Whereas, in my initial ‘What One Guy’s Buying on eBay’ post, I talked about Martin Dingman (a cursory search of eBay will turn up over 100 listings), this post focuses on a much rarer beast.  eBay can often go for a month with only one Carmina shoe listing in one size; yet, when your number is called (i.e. your size becomes available at a good price), I can’t recommend more that you pounce on them.  For example, there’s a pair of Carmina shoes on eBay at this very moment, in size 7.5US that are amongst the most elegant shoes I’ve encountered (the listing can be found here).  Judge for yourself, they’re the same shoes as are pictured above, except in brown.  At the time of this post, the current bid is $102 (no reserve), with a Buy It Now price of $250.  While $250 may seem like a bit of an investment, keep in mind that ‘The Armoury’ men’s store in Hong Kong, one of the only places online to purchase Carmina shoes, has these precise shoes for sale at a cost of HK$4,500 (or, nearly $600 Canadian), and these shoes will last a lifetime with proper care.  Sometimes Carmina shoes are listed at higher prices – but quite regularly a diamond in the rough will appear.

Shoes, like watches, are one of society’s (and, more importantly, women’s) clearest identifiers of social status and taste.  So, when the opportunity to thrust your shoe wardrobe into the upper reaches of the social strata for $200 appears, DON’T HESITATE – JUMP ON THE CHANCE!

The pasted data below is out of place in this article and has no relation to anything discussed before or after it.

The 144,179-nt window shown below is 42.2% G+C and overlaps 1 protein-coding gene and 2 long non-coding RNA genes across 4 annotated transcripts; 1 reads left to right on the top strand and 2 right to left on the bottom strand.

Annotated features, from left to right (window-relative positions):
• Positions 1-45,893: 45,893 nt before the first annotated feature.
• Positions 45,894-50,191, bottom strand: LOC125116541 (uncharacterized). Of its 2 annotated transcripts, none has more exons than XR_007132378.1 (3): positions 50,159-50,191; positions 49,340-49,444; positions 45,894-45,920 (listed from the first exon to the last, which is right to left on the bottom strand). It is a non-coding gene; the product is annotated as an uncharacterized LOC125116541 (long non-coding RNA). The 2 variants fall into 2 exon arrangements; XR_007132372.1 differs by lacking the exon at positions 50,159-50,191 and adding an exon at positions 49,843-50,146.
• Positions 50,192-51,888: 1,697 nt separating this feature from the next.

Also, I’d be remiss not to point you to The Armoury’s online store and website at thearmoury.com.  If you can’t quite track down the pair of Carminas you’re looking for on eBay, than this Hong Kong store is likely your best bet.  Beyond that, their website is well worth a perusal as they sell some of the finest men’s clothing and accessories in the world (Drakes ties, Fox Umbrellas, John Smedley knitwear, to go along with stunning tailored clothes) and their Tumblr site may just be my favourite place online right now for men’s style photography: thearmoury.tumblr.com

Thanks for reading and please feel free to add comments below, email me at oneguysstyle@gmail.com, or follow me on Twitter, @oneguysstyle.   For the first installment of the ‘What One Guy’s Buying on eBay’ series, please check out my post on Martin Dingman belts here.

10
Aug
11

What One Guy’s Buying on eBay: Martin Dingman belts


A big part of what this blog is about is maximizing the bang we can get for our bucks.  There are a number of sources for excellent deals on clothing items and accessories on the internet, and two of my favourites are eBay and Styleforum.com’s Buying & Selling pages.  One of the ‘tricks’ to eBay is uncovering items that fall into two camps: 1) Makers of high-quality items that aren’t widely known, and therefore attract few bidders; and 2) Makers of high quality items that aren’t known, and therefore attract few counterfeiters.  Sorry to say, but you’re unlikely to score a great deal on a Prada suit on the ‘Bay – and, that listing based in Malaysia with ‘Prada’ spelled incorrectly should probably give you pause as well.  Your best bet is identifying a few under-serviced, under-hyped brands to bid on when they come up.  To help the readers of this blog out, I’m going to be running a new series of posts identifying just such brands.  The first brand I’m highlighting is Martin Dingman.